Or, How to Stay Cheerful, in spite of the evidence…
Anyway, some bad news first.
The most reliable way of comparing countries in the coronavirus pandemic is to measure excess deaths. (It’s the least dodgy of all the various statistics.)
Top of the Charts
The PM refers to the UK government’s handling of the pandemic in England as a “massive success”. That’s only true if you count “success” as the height of the pile of dead bodies. Here’s a chart showing the excess deaths for several European countries, measured as a percentage of the total deaths expected at the time of year. Cumulative figures since the start of 2020 show England top of the charts with 7.5% excess deaths:
The Mountain Top
The charts below look like a series of mountains and show excess deaths for the four worst-hit European countries week by week. Although the other “top 3” (for deaths) show sharper peaks, it’s clear it’s taken England and Wales longer to control the outbreak: note the two smaller peaks in later weeks for England and Wales: no such pattern exists for the other countries shown.
A much fuller analysis, using official government figures, can be found at the ONS website here.
For a more readable analysis, why not try this piece from the New Statesman: Why England Was Hit Harder by Covid-19 than Any Other Country in Europe?
Economy Tanked: News v Propaganda
There are those who argue that there is a balance to be struck between saving lives during the pandemic and saving jobs. Not so. The Johnson government has failed on both. The Guardian, perhaps unsurprisingly today (as I write) runs the story UK to Plunge into Deepest Slump on Record with worst fall in GDP among G7. For political “balance”, compare and contrast that with, also today, the Telegraph headline “UK Poised to Suffer the Biggest Covid Blow of Any Major Economy”.
Still, not to worry. If you live in the fantasy universe of Johnson and his gang, it’s good news all the way. This was faithfully reported in that fantasy-filled rag, the Daily Express, a couple of days ago:
As I saw commented on Twitter that day, this front page would be what one might only expect to see in the most repressive dictatorships imaginable. It’s a disgrace to the sort of journalism that we should expect in a supposedly democratic country. (I was bemused to see, incidentally, that Express copywriters haven’t cottoned on to the fact that the UK has been measuring temperatures in degrees Celsius since 1963, only 57 years ago. Still, I suppose it fits with the paper’s target readership: those whose brains ceased to function at least half a century ago).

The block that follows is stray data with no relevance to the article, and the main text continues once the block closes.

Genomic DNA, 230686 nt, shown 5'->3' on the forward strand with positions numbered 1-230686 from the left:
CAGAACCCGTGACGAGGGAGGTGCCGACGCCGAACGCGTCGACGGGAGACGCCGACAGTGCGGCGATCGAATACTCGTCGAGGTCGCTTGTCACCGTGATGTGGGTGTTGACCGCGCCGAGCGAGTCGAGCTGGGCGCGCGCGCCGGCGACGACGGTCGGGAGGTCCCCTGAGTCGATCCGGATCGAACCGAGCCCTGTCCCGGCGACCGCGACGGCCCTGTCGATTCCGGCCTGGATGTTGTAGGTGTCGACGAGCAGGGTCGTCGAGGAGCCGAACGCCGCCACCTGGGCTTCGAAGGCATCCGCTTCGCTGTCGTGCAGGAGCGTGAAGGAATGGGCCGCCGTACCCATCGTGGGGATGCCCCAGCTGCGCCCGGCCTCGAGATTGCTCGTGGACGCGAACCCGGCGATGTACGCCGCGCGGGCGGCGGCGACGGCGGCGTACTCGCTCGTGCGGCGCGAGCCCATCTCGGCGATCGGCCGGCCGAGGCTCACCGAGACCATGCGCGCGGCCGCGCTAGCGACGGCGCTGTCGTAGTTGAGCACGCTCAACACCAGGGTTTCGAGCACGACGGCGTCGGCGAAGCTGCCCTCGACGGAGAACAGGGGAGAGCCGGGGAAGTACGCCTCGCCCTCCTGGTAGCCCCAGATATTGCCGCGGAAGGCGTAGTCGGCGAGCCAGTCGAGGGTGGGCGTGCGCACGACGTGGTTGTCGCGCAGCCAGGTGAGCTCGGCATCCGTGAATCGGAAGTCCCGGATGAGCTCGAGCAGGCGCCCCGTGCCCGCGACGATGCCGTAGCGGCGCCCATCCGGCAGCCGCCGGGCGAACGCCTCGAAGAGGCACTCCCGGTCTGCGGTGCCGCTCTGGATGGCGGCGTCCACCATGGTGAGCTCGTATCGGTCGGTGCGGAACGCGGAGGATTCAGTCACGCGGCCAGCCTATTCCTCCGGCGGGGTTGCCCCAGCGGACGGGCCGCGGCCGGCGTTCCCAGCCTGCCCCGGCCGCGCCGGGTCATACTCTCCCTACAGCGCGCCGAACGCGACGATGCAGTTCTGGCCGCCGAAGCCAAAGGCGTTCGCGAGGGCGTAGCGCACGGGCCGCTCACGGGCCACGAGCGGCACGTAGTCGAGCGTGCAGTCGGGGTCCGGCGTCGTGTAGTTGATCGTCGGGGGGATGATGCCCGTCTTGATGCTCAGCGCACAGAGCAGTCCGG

The Brex Street Kids
Even more good news: we don’t even have to wait until the end of the year to suffer from the entirely self-inflicted damage at the end of the EU Exit transition period. Today’s Observer cheerfully reports the exodus of the brightest and best in a piece entitled Br*xit Fuels Brain Drain as Skilled Britons Head to the EU. The “brain drain” started soon after the 2016 referendum result, the paper reports.
And yet, the Brex Street Kids running the country remain cheerful, it seems. As long as companies making Tory Party donations continue to win government contracts without due process of competitive tendering, all seems right their world. If ever there was doubt before, the “it’s one rule for us and another rule for the rest of you” attitude of those in power is plain for all to see. Blatant rule-breaking, rampant misogyny, cronyism (here’s a view from abroad) and corruption all get the blind-eye treatment by Johnson and his gang. OK, I admit that the last link on corruption takes you to a rather partisan source. But this story has been running, in various forms, in mainstream media (including the FT) on various dates since at least May. Just put “PPE contracts Tory donors” into your favourite search engine to see for yourself.
Give Us a (Second) Wave
Feeling the heat after all this doom and gloom? Then why not head off to Bournemouth beach? I’m sure you will find yourself in good company: that total stranger might shuffle up a bit to give you room to sit down. Give them a wave: after a second one of those, you may be feeling the heat a little more.
Whilst you’re there, why not bury your head in the sand? Don’t worry, that good old English Exceptionalism will see us through! And with the Brex Street Kids in charge, what could go wrong?